China Receives First Gas Shipment from Russia’s Yamal LNG

A Russian tanker arrived in East China’s Jiangsu Province after 23 days at sea, delivering the first direct shipment of natural gas from Russia’s Yamal LNG in the Arctic, CGTN reports.

China is on track to become the world’s biggest importer of natural gas, in an effort to diversify its consumption and switch to cleaner energy sources. The Yamal plant is the world’s largest liquefied natural gas project operated near the North Pole. Exploitable natural gas reserves there are estimated at 1.3 trillion cubic meters.

The shipment came via the Northern Sea Route, a passage which can be only used during summer months, after the thicker winter ice has melted.

The route cuts travel time almost in half, as it’s about 13,400 kilometers (over 8,300 miles) shorter than the traditional eastern route via the Suez Canal. Beijing hopes the latest gas deal with Moscow will contribute to China’s energy reform.

According to Zhang Chenwu, head of international business at PetroChina, the project as a joint effort was made possible by the ample resources in Russia, the steady market in China, and the high-end technologies used by western countries to produce liquefied natural gas (LNG).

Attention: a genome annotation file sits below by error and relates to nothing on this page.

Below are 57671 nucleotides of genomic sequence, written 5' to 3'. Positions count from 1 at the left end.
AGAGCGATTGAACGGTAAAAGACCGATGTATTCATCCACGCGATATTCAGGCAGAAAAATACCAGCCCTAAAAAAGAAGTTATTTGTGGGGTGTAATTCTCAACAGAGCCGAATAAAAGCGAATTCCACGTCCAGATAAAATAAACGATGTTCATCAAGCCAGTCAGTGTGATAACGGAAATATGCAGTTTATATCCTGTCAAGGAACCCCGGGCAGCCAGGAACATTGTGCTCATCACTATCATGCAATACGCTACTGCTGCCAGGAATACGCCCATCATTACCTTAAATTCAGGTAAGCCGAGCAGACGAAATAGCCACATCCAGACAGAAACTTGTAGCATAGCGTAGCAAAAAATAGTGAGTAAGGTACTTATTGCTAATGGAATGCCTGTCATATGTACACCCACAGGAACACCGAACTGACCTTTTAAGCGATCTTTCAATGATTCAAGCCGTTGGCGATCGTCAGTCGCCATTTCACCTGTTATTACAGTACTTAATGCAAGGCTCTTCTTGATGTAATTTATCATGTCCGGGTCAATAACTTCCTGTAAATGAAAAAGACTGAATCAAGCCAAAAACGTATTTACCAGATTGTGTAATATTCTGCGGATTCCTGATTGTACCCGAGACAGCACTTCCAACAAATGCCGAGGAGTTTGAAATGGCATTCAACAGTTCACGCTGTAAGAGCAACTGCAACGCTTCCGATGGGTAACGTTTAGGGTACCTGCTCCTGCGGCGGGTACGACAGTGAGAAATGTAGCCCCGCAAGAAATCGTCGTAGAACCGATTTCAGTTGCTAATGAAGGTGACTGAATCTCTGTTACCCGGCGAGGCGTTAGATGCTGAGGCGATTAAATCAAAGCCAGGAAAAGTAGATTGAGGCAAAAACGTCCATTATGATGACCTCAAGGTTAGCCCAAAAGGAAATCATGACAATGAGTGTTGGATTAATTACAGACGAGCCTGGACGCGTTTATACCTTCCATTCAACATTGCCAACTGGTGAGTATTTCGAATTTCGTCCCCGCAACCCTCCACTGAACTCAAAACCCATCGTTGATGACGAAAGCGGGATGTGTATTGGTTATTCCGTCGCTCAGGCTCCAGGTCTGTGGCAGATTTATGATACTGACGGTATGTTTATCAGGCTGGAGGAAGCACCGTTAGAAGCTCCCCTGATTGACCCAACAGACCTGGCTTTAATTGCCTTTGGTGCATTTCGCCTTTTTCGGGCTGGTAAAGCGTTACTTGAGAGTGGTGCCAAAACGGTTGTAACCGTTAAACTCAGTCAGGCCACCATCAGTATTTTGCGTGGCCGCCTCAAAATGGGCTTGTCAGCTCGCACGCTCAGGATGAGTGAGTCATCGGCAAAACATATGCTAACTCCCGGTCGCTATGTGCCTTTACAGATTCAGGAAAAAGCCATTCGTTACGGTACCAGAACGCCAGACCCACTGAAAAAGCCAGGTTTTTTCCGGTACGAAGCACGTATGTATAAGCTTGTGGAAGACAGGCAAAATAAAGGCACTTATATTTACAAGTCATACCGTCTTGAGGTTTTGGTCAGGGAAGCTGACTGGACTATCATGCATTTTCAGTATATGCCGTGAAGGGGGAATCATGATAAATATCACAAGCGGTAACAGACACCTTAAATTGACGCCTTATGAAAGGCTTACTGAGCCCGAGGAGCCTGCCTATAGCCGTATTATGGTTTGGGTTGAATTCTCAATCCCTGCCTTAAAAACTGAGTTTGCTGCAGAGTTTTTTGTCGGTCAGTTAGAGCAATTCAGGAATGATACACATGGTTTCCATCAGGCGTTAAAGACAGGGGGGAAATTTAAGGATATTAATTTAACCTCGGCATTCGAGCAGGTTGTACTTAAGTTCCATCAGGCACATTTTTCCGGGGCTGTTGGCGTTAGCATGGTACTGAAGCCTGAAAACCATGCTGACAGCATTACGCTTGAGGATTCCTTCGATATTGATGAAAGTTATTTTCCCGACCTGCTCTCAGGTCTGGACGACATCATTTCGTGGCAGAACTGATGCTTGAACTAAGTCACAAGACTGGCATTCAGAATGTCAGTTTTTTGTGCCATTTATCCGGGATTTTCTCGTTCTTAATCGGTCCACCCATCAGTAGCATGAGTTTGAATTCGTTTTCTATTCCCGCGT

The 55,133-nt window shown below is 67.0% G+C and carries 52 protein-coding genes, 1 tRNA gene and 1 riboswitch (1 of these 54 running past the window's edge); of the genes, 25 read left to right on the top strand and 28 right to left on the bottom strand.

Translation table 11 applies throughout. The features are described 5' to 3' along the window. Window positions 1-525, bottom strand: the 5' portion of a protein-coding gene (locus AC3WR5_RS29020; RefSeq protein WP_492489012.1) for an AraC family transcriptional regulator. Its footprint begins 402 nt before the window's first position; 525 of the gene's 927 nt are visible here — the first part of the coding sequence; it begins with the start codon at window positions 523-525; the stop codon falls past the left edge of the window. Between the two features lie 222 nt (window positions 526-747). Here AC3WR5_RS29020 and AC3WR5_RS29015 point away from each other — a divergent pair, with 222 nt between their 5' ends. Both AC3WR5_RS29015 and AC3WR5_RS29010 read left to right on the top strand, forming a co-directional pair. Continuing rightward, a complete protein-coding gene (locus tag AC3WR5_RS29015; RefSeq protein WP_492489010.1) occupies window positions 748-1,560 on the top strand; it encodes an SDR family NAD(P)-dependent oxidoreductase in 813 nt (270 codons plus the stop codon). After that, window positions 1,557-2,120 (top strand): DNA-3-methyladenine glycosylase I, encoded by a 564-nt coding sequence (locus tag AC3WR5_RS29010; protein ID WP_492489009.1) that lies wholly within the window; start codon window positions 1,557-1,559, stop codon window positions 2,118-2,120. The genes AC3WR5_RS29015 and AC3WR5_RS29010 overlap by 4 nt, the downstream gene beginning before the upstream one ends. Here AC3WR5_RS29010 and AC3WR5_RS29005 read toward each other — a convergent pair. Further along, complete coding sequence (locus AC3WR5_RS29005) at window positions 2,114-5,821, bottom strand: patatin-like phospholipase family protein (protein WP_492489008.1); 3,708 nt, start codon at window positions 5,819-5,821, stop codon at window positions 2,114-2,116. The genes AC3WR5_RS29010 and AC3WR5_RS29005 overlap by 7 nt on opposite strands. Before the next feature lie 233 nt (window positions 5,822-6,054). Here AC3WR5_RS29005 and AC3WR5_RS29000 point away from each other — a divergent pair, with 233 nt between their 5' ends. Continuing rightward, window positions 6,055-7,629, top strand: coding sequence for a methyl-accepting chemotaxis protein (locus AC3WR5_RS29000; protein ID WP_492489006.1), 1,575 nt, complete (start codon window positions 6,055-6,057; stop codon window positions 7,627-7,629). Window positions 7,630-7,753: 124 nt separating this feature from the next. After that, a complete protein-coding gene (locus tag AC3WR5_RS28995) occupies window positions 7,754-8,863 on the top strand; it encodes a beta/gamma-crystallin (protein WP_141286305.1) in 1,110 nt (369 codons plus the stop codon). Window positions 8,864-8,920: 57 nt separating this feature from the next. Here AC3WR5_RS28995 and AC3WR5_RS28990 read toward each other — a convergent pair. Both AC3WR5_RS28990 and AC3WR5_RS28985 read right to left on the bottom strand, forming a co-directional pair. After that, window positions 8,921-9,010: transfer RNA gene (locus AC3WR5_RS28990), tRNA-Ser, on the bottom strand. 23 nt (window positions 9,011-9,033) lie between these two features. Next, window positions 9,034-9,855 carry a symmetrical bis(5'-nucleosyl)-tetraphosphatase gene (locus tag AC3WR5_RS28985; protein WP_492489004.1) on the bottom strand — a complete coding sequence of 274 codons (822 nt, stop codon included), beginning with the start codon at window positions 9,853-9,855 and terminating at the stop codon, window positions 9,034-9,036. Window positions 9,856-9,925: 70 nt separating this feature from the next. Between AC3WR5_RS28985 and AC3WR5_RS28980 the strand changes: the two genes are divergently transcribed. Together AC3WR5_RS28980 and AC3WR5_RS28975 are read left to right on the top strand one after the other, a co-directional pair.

China owns a nearly 30 percent stake in the $27 billion Russian operation, and Russia has big ambitions for Yamal and its service to China.

Beijing believes that in the next 10 years, the bilateral trade volume of natural gas between China and Russia will exceed 70 billion cubic meters, and that Russia will become the largest natural gas supplier to China.

The opening of the Northern Sea Route comes at a time when China faces challenges in its energy sector reforms, shifting from coal-fired power to gas, a much cleaner energy. But that policy led to a gas shortage in the north last winter, and officials are working to avoid that situation again.

Another project nearing completion is a 3,000 kilometer (over 1,800 miles) gas pipeline known as the “Power of Siberia” linking Russia to China. It’s due to come online by the end of 2019, and there’s already talk of a second parallel pipeline along the same route.